The author says that girls are intimidated by the big words and the old language of the bible. Why girls? Are they so stupid? Are they so much lesser than other parts of human culture that they need a bible written especially for them in the language of pre-adolescent morons? If girls are so pathetically ignorant, that they can't understand things people educated and uneducated alike have understood for over 1000 years, maybe they should spend a little less time shrinking their pores and a little more time paying attention at school. All this book does is say that girls are freaking idiots and so much so that they need their own version of the bible (with lots of pictures) to be able to hold their short lived brainless attention for more than 5 minutes. So anyone supporting this book supports the empty brains of girls everywhere saying "it's ok pretty thing, if you don't understand the big mean complex world, we'll just make it conform to you so you can go about putting on your make up and not have to deal with anything so bad as reality.
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23 of 28 people found the following review helpful By A Customer on October 6, 2003
Format: Paperback
What has the world come to when we have to package the Scripture in a Seventeen magazine?? Yeah, study Bibles are cool... when they help you understand the scriptures. Nowhere in scripture does it compare makeup foundation to Christ as the foundation of your life. That is, unless you are reading Revolve. It's sad this sort of stuff is even sold in Christian bookstores, let alone endorsed by the Christian media.
Things like this destroy young girls. It's more destructive, I would venture, than even YM or Teen People. Because no longer is the message, "you need to look like this to be popular." The new message is this: "you need to look like this in order for God to love you."
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13 of 15 people found the following review helpful By A Customer on March 25, 2004
Format: Paperback
It is certainly laudable to make the Bible accessible to particular demographic groups -- teen girls, teen boys, moms, etc. And though I have reservations about the trend toward niche marketing of Bibles, rarely do "niche Bibles" turn my stomach. This one does, primarily because it buys rather uncritically into a media culture that is particularly harmful to girls and young women. Yes, the editorial additions to the biblical text sometimes warn the reader about things like eating disorders and sexual violence, but when these additions are coupled with images of beautiful and thin girls with a "natural" glow, the images overpower the words. It's hard enough for teenagers in our culture to develop a healthy body image, but associating images of impossibly perfect people with "the word of God" compounds the problem.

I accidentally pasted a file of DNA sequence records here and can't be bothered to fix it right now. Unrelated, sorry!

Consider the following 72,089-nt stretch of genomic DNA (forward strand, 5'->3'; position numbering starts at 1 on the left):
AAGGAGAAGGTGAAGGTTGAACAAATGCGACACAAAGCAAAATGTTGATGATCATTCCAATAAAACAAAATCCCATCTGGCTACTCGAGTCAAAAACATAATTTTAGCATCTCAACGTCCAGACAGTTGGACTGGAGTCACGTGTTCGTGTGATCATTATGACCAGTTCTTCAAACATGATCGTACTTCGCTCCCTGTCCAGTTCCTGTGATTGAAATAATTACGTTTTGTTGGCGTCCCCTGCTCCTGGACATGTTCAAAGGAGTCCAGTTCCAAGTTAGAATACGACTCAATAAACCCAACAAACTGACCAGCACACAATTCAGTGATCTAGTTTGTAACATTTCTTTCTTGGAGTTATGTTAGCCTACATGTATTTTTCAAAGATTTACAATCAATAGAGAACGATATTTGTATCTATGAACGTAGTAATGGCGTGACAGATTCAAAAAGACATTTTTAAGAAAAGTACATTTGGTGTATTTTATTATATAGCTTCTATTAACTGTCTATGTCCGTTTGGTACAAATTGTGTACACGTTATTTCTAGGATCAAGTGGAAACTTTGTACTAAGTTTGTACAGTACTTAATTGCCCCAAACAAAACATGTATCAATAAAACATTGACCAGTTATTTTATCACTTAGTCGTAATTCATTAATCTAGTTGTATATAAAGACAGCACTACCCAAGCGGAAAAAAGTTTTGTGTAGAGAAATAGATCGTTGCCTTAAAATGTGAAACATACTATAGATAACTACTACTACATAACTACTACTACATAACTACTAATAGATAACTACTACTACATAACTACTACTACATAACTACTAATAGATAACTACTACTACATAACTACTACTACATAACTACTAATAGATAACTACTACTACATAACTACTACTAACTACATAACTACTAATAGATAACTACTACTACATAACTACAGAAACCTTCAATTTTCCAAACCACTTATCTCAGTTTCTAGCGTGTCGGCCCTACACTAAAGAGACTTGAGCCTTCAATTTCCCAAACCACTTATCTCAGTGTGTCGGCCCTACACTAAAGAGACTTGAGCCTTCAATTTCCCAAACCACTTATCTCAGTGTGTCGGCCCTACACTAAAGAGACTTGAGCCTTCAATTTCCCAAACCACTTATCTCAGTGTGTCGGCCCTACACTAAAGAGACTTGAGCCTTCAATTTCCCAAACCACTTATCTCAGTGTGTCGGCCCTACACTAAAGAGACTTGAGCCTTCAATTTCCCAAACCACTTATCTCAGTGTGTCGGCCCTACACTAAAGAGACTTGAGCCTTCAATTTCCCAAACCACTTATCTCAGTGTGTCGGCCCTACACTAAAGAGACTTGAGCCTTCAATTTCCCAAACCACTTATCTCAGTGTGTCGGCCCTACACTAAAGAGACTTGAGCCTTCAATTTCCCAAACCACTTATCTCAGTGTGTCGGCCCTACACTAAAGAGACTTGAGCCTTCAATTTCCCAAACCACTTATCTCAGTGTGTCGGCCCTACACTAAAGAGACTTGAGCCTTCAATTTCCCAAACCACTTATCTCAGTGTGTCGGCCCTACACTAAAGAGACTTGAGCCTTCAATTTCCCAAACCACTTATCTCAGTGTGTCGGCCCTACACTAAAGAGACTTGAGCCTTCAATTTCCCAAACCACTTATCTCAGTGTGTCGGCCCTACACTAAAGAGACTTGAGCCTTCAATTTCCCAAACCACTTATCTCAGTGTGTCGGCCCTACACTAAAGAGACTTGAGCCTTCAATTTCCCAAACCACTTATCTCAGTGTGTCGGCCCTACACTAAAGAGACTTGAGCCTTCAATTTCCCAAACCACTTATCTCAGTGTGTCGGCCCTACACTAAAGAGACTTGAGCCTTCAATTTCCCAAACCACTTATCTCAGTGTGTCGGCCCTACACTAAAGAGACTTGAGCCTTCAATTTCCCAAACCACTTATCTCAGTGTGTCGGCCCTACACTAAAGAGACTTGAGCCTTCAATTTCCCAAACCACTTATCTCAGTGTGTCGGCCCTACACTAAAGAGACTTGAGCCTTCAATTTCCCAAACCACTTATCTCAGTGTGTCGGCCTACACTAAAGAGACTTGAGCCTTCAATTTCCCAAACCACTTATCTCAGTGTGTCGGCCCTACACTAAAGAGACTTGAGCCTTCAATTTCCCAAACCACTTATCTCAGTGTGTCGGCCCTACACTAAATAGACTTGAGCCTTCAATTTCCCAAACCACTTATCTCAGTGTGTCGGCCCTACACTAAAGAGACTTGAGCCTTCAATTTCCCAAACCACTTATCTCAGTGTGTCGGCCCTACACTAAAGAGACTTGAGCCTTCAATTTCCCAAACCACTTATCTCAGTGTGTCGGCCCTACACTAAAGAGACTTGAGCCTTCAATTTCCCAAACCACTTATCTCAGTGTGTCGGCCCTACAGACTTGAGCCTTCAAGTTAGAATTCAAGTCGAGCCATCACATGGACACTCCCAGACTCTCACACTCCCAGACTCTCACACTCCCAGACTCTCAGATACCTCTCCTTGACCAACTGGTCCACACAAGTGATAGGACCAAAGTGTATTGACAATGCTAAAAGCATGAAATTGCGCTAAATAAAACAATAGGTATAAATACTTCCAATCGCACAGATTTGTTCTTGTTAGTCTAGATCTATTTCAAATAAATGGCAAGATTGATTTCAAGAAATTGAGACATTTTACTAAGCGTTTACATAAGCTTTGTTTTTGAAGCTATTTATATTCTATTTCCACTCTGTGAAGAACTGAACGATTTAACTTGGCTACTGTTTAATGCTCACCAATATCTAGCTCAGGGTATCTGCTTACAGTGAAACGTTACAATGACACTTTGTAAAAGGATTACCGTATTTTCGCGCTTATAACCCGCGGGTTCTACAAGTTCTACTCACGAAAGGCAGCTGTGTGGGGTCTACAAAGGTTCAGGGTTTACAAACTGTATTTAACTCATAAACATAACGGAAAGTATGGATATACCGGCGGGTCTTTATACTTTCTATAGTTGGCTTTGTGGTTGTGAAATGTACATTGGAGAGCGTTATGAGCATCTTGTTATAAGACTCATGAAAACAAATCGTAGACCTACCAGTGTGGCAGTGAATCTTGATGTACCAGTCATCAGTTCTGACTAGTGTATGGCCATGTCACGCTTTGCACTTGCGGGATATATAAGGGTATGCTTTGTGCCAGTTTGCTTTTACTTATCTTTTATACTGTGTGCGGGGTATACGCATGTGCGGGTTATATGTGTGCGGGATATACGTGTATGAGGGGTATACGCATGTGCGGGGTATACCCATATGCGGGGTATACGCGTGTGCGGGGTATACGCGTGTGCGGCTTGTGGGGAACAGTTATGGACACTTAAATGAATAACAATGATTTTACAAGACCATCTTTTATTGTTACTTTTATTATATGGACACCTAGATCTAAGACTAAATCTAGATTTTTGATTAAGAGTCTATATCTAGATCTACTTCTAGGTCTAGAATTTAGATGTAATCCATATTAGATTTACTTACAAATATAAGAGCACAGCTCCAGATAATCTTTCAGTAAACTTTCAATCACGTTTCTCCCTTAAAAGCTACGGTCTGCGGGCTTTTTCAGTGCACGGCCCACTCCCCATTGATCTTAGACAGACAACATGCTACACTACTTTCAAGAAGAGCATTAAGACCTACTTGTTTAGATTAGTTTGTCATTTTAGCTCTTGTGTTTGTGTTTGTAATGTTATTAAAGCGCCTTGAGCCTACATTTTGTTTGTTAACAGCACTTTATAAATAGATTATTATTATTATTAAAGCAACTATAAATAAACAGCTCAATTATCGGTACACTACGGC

Beyond the problem of "image" and fashion mag format, the content here is condescending and dishonest. For instance, the editorial introduction rightly notes that questions about who wrote particular books of the Bible and why are important, and that each book's introduction will address these questions. Aside from some thematic material and an occasional passing nod to the fruits of faithfully critical biblical scholarship, the book introductions fail to do so. Similarly, in response to one of the "Blab" questions about proper attire for girls, the text says that some biblical passages are "prescriptive" and others "descriptive," the latter not to be understood as rules for today's readers. Fair enough, but there's nothing that would help the reader learn how to tell the difference. It's dishonest to say you're going to do something and not do it; it's condescending to assume that teenagers are incapable of learning how to read the Bible in a discerning way.